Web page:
Written bySiddhant Pandey ·
Last month, Punjab Police had reported multiple weapon drops in the state conducted by Pakistani-origin drones.
Earlier, it was reported that heavy-lifting drones from across the border dropped weapons, ammunition, counterfeit currency, etc., in Punjab to conduct 26/11-like terror attacks.
The BSF said it cannot monitor aerial movement and since such operations occur at night, they aren't visible to the naked eye.
Meanwhile, the IAF added that unmanned aerial vehicles remain undetected by radars.
Now, the Ministry has directed the National Investigation Agency (NIA) to probe the involvement of Pakistan's "state actors" in the weapons-drop.
The MHA has also asked the National Technical Research Organization (NTRO) to find out the frequency at which the drones operate. This would help jam communication between the drones and their base.
NTRO is already working on detecting the frequency, NDTV reported.
To recall, in September, Punjab Police had reported drones dropping AK-47 rifles, grenades, satellite phones, Rs. 10 lakh counterfeit currency, in eight sorties over 10 days (September 6 and 16).
On Wednesday, drones were reportedly spotted again in Punjab: one at Hazarasingh Wala village at 7.20 pm, and another at Tendiwala village at 10.10 pm.
One of the drones recovered was of Chinese make.
According to officials, the weapons-drop is linked to the clampdown in Jammu and Kashmir.
An officer on the counter-intelligence team of the Punjab Police told NDTV last month, "We have observed that smuggling from the Pakistani side has increased since the Centre's move on Jammu and Kashmir."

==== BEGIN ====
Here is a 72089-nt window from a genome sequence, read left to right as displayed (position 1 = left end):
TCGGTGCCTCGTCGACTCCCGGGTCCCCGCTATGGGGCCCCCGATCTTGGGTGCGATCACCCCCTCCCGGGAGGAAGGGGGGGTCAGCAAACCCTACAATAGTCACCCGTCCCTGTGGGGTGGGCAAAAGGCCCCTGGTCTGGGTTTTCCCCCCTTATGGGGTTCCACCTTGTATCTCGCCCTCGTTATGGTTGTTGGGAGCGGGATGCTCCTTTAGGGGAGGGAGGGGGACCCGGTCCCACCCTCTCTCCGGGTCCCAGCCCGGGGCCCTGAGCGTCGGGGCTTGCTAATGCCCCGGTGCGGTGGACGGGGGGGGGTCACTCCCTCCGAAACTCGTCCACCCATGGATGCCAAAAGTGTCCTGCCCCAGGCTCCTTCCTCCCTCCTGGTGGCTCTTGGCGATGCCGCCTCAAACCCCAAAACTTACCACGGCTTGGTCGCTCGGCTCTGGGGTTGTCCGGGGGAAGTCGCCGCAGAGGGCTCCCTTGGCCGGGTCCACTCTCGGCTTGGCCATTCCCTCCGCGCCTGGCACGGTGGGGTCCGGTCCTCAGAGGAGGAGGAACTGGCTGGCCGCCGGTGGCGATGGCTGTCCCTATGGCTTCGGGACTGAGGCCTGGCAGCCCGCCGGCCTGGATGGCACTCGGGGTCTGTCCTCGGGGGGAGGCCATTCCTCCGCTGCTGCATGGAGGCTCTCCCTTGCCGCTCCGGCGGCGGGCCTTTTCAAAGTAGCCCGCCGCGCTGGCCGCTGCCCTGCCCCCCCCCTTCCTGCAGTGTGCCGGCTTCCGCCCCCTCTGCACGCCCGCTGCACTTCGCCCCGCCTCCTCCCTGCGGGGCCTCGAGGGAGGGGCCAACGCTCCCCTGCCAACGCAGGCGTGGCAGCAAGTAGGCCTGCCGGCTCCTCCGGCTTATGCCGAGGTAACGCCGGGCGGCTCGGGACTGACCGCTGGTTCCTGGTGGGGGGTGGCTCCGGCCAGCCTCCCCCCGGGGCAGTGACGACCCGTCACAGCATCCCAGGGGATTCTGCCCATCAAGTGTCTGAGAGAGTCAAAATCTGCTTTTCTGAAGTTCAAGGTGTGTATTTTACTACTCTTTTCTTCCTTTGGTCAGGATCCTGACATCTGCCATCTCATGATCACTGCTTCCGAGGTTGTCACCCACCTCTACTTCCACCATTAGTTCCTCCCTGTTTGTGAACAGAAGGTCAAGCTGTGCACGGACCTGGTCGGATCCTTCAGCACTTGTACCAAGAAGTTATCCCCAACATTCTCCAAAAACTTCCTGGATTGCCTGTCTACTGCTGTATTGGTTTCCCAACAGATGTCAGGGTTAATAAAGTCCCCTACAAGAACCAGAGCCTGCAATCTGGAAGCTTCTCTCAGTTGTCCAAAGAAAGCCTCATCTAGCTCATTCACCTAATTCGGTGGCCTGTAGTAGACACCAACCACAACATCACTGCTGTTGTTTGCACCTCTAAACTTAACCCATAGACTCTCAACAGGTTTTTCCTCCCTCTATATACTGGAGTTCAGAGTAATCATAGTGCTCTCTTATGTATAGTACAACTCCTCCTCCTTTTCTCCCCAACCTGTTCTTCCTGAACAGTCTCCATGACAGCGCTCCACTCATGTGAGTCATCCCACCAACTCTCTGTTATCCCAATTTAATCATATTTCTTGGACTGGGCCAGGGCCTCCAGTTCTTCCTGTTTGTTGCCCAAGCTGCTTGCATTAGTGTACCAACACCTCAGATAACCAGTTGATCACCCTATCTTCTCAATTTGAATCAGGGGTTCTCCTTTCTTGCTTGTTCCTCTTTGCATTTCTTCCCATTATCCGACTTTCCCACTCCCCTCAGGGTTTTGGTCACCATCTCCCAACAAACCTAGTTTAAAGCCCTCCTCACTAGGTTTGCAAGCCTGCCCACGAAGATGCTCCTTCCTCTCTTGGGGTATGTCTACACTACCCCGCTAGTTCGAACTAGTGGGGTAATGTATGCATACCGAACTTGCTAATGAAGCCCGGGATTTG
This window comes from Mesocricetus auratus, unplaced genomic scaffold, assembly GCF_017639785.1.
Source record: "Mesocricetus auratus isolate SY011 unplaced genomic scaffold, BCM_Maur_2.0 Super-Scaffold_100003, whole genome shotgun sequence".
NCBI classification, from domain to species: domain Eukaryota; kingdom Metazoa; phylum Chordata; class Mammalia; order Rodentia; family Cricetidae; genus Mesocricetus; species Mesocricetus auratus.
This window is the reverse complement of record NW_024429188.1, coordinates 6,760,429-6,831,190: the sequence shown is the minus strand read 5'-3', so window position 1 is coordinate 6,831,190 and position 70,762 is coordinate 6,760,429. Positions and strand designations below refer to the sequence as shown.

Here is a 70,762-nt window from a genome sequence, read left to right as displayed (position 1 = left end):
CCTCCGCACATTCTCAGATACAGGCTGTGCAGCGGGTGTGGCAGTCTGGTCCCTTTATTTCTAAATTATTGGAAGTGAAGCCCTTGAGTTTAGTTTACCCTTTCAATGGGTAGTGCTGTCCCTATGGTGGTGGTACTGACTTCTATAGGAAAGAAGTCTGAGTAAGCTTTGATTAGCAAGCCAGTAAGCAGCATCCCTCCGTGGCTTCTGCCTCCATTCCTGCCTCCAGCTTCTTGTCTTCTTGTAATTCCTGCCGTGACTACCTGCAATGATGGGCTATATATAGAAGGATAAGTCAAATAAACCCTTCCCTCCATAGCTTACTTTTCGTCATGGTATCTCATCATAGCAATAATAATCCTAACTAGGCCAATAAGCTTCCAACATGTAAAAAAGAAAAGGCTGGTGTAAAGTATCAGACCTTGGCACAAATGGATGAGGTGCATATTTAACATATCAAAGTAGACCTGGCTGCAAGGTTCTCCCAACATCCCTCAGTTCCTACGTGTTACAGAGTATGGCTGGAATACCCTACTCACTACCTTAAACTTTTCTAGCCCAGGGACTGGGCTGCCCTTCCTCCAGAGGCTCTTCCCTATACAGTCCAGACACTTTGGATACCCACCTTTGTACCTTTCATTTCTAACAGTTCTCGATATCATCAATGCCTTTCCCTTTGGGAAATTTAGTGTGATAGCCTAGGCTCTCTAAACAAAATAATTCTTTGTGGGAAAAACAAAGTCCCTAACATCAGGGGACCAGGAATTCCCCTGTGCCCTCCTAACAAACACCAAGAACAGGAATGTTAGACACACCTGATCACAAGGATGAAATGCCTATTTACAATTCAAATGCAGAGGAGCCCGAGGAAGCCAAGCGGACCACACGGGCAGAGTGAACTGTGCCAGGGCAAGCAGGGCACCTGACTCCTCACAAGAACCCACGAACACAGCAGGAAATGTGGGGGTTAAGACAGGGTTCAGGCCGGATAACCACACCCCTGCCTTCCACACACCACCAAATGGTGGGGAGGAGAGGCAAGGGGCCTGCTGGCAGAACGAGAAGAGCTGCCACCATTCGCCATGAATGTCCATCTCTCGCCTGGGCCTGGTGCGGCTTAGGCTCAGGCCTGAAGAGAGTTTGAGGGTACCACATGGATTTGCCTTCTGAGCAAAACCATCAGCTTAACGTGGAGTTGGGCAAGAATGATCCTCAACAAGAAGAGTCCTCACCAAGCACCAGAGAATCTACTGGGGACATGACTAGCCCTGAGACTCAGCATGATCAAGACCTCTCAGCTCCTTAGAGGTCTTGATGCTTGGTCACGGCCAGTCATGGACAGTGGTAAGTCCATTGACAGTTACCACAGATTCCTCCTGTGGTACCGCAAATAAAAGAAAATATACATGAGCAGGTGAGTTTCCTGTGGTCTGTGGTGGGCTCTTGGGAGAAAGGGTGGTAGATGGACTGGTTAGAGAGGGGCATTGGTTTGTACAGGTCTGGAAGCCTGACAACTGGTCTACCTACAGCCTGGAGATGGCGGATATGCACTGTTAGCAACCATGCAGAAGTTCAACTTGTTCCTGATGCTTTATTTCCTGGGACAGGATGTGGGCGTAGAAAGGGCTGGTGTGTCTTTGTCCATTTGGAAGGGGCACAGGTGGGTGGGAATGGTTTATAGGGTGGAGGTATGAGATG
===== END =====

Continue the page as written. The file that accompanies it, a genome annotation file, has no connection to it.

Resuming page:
Pakistan has vehemently opposed India's move to repeal J&K's special status in August.
Separately, intelligence agencies have also reported that Pakistan has reactivated several terror camps, including the Balakot terror camp, which was bombed by the Indian Air Force in February earlier this year in retaliation to the Pulwama terror attack.
Amid the likelihood of a terror threat, Union Home Minister Amit Shah last week directed forces guarding the borders- the Border Security Force, Indo-Tibetan Border Police, Sashastra Sena Bal, and the Assam Rifles- to identify security issues.
Shah had also asked the forces to further strengthen security and devise a long-term plan for fool-proof border security of regions under their jurisdiction.
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